Chemical Jettisoning Simulation (CJSIM) for Airborne Laser Aircraft

    Recent work at CDI entailed the development of a model for predicting the deposition of chemicals jettisoned into the atmosphere from an airborne laser aircraft. The model was denoted CJSIM (Chemical Jettison SIMulation) and is an evolved version of the closely related FJSIM (Fuel Jettison SIMulation) model. CJSIM offers an ideal personal computer platform for predicting the groundfall of chemicals jettisoned from altitude by aircraft; it was designed to assist USAF and DoD environmental planners and safety personnel in efficiently responding to, assessing, and documenting the impacts of chemical release events (both planned and unplanned) associated with the Chemical Oxygen Iodine Laser (COIL) while airborne.

    CJSIM directly incorporates the effects of the aircraft wake and ambient meteorology (pressure, temperature, wind speed, and wind direction) on the chemicals jettisoned from the aircraft, by using a Lagrangian droplet trajectory analysis whose predictions have been validated by numerous agricultural and forestry field studies during the development of its parent code (AGDISP) by the USDA Forest Service. Extension to the jettison heights and downwind distances anticipated here is inferred by use of the same validated analytical approach. The liquid chemical spray is initialized with the corrected drop size distribution and subjected to multicomponent evaporation effects.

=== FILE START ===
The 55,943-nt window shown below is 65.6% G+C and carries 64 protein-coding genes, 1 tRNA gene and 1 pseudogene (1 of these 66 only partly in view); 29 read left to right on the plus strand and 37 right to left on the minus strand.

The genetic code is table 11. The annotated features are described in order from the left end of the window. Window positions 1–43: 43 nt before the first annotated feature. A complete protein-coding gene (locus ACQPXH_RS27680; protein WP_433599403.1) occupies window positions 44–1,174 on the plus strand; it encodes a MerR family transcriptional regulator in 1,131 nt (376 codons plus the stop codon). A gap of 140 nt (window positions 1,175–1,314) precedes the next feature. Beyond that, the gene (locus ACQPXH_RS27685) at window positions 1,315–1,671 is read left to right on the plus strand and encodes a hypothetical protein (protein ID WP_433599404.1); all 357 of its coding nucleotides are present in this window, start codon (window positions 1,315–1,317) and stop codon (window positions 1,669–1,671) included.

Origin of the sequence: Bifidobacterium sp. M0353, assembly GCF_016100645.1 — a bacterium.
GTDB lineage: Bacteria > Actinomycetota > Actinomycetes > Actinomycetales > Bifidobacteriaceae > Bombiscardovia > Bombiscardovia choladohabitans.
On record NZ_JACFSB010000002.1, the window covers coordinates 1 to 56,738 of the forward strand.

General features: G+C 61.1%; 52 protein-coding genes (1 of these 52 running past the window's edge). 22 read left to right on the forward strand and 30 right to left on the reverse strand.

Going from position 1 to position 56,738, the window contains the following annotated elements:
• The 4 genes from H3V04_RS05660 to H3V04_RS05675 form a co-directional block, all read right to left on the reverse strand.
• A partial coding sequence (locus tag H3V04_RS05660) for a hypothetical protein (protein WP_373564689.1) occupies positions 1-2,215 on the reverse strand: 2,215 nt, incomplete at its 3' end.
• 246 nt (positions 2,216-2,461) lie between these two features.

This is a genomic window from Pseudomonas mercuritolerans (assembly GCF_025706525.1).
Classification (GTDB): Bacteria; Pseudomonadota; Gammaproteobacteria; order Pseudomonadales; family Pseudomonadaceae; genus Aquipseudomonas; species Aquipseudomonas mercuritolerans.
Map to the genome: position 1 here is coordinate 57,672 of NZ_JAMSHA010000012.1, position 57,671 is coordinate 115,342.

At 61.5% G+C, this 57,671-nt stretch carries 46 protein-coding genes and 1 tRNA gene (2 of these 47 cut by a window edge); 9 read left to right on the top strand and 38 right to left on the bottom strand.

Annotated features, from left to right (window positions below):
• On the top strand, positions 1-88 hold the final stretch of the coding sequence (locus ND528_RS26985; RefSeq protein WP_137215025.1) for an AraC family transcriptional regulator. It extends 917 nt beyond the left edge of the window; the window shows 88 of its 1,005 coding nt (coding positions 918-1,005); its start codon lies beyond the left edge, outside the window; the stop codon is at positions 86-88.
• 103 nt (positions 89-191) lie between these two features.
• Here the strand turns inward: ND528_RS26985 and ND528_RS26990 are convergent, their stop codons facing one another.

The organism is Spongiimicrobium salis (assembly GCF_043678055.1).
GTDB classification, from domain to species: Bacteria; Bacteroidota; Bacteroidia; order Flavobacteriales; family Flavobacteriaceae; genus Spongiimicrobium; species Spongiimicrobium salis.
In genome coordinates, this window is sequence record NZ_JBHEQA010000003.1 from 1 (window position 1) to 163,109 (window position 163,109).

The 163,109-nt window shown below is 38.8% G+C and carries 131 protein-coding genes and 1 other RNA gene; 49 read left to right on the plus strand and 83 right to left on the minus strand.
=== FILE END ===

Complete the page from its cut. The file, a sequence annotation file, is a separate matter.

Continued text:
In the current release of CJSIM, the user enters pertinent chemical information, flight conditions, and meteorological values, through a user-friendly, menu-driven Microsoft Windows-based personal computer interface (Figure 1), and obtains graphical and numerical output for droplet evaporation time history and subsequent surface deposition (for liquid releases) and concentration behavior (for gaseous releases).

Figure 1: CJSIM main input screen. The B747-400 aircraft is visualized by a simple scanned drawing, depicting the sources for chemical release

    Recent improvements to the CJSIM software entailed modifications to enhance ease of use, expand the included chemical type inventory, and extend the array of jettison port locations and flow rates (or release volume) treated. Output of the model includes computations of surface area affected and total mass and volume at the surface, along with detailed histories of droplet trajectory and evaporation as well contour plots of vapor concentrations.

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